By Vince Fitzpatrick, Curator of the H.L. Mencken Collection
Truth would quickly cease to be stranger than fiction, once we got as used to it.
— H.L. Mencken
H.L. Mencken (1880-1956), a talented and prolific journalist known fondly as the Sage of Baltimore, had a long and friendly relationship with the Enoch Pratt Free
Library . As a child, he used the branch that was once located at Hollins and Calhoun Street.
As an adult, he often visited the Central
branch. Later in life he generously donated a collection of books from his personal library, as well as his letters, photographs, drafts, and other memorabilia. This is the most complete and important Mencken
collection in the world.
Mencken Day will be held this year on Saturday, September 8 from 10 a.m. until 5 p.m at the Central Library. Each year for over forty years the Enoch Pratt Free Library has offered events and exhibits featuring Mencken's work and stories of his life.
Mencken Society Annual Meeting
Wheeler Auditorium, 10:15am
Dr. H. George Hahn, Chair of the English Department at Towson University, will deliver a talk to the Mencken Society entitled "The Campus Trials of Mencken's Satire." The Mencken Society, founded in 1976, has done much to help keep Mencken's flame alive.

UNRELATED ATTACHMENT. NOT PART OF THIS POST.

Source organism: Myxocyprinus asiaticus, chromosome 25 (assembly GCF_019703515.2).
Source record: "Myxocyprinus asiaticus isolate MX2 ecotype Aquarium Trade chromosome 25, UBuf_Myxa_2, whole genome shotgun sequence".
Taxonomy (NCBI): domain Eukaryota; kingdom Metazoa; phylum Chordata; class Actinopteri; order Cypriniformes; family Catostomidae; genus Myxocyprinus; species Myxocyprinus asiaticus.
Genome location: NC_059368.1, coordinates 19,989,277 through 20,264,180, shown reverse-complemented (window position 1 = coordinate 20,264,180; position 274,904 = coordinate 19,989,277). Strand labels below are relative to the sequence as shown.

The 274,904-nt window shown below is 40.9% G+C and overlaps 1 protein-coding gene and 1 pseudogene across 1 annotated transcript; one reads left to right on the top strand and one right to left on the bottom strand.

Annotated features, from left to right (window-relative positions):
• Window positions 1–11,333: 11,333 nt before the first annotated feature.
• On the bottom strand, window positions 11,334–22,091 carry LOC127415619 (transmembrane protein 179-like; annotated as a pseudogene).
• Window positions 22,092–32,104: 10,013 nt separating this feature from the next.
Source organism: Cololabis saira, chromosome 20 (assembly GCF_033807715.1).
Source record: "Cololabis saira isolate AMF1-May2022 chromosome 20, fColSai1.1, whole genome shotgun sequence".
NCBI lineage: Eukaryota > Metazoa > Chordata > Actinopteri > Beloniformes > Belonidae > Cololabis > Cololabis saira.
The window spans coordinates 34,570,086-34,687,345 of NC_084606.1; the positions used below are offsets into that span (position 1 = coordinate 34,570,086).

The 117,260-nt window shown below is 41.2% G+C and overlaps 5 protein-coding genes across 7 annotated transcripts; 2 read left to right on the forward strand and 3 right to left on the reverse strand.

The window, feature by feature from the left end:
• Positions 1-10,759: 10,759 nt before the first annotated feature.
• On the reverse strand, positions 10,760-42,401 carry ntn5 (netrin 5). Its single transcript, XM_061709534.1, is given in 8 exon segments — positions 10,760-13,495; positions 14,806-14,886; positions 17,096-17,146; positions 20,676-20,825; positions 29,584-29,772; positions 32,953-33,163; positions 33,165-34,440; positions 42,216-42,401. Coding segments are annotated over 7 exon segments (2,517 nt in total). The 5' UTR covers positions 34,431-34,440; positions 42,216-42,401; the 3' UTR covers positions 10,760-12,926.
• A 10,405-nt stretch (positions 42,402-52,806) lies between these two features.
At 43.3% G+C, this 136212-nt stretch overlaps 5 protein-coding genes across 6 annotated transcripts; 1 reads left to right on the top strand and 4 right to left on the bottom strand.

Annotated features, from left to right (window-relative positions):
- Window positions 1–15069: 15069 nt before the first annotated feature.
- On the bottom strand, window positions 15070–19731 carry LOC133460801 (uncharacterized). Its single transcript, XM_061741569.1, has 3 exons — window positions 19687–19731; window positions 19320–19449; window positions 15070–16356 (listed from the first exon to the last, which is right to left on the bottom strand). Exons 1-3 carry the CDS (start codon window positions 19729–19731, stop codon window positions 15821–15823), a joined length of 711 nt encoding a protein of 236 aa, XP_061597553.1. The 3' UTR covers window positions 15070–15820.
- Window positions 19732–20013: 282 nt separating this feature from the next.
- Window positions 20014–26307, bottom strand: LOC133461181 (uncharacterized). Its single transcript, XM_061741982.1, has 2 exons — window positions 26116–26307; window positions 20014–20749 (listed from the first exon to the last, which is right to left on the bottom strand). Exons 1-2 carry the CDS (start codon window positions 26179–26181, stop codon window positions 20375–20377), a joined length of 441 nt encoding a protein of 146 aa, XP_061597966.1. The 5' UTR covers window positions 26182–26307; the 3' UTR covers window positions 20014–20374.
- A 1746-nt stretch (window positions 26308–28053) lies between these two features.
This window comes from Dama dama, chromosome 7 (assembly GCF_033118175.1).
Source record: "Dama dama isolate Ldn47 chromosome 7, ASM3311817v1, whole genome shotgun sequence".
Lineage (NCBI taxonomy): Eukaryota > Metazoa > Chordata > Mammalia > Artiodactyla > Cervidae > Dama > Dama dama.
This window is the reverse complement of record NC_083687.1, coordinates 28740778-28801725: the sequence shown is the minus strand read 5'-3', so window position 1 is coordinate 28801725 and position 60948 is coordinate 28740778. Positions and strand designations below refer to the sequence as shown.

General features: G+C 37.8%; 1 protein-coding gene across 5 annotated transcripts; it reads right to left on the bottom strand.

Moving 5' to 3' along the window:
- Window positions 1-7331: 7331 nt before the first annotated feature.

Mencken Memorial Lecture
Wheeler Auditorium 2:30 p.m.
Dr. Richard Schrader, a professor emeritus at Boston College, will deliver a lecture entitled "The Scopes Trial: How the Letter Kills". Mencken's writing on the Scopes trial may well have been his most important work as a journalist. It is, beyond argument, some of his most controversial commentary. He was reviled as the devil incarnate and revered as a champion of free speech.
Dr. Schrader follows in a long line of distinguished speakers including such figures as William Manchester, Alistair Cooke, James T. Farrell and Murray Kempton.
A reception in the Poe Room will follow Dr. Schrader's talk.
Pratt Chat recently feature and article by Menckenian editor Jackie Watts about Mencken's coverage of the Scope's trial.
The current Mencken Room, which opened in November, 2003, houses three permanent exhibits:
- "The Mencken Room"
- "Mencken and Schattenstein" (in 1927, Nikol Schattenstein painted the famous Mencken portrait which graces the room's east wall)
- "Sara Powell Haardt Mencken: 1898-1935"
Three additional exhibits will be mounted in the Humanities corridor on the third floor.
- "Mencken and Charles A. Fecher, 1917-2012"
- "Mencken and S. L. Harrison, 1930-2012"
- "Mencken and Max Brodel, 1870-1941" Curated by David Donovan of the Library's Fine Arts Department, an expert on Mencken and music.
The library also has Mencken online, all the time.
With the deaths of Mr. Fecher and Dr. Harrison this year, the Mencken community suffered considerable losses, and condolences are offered to family, friends, and colleagues.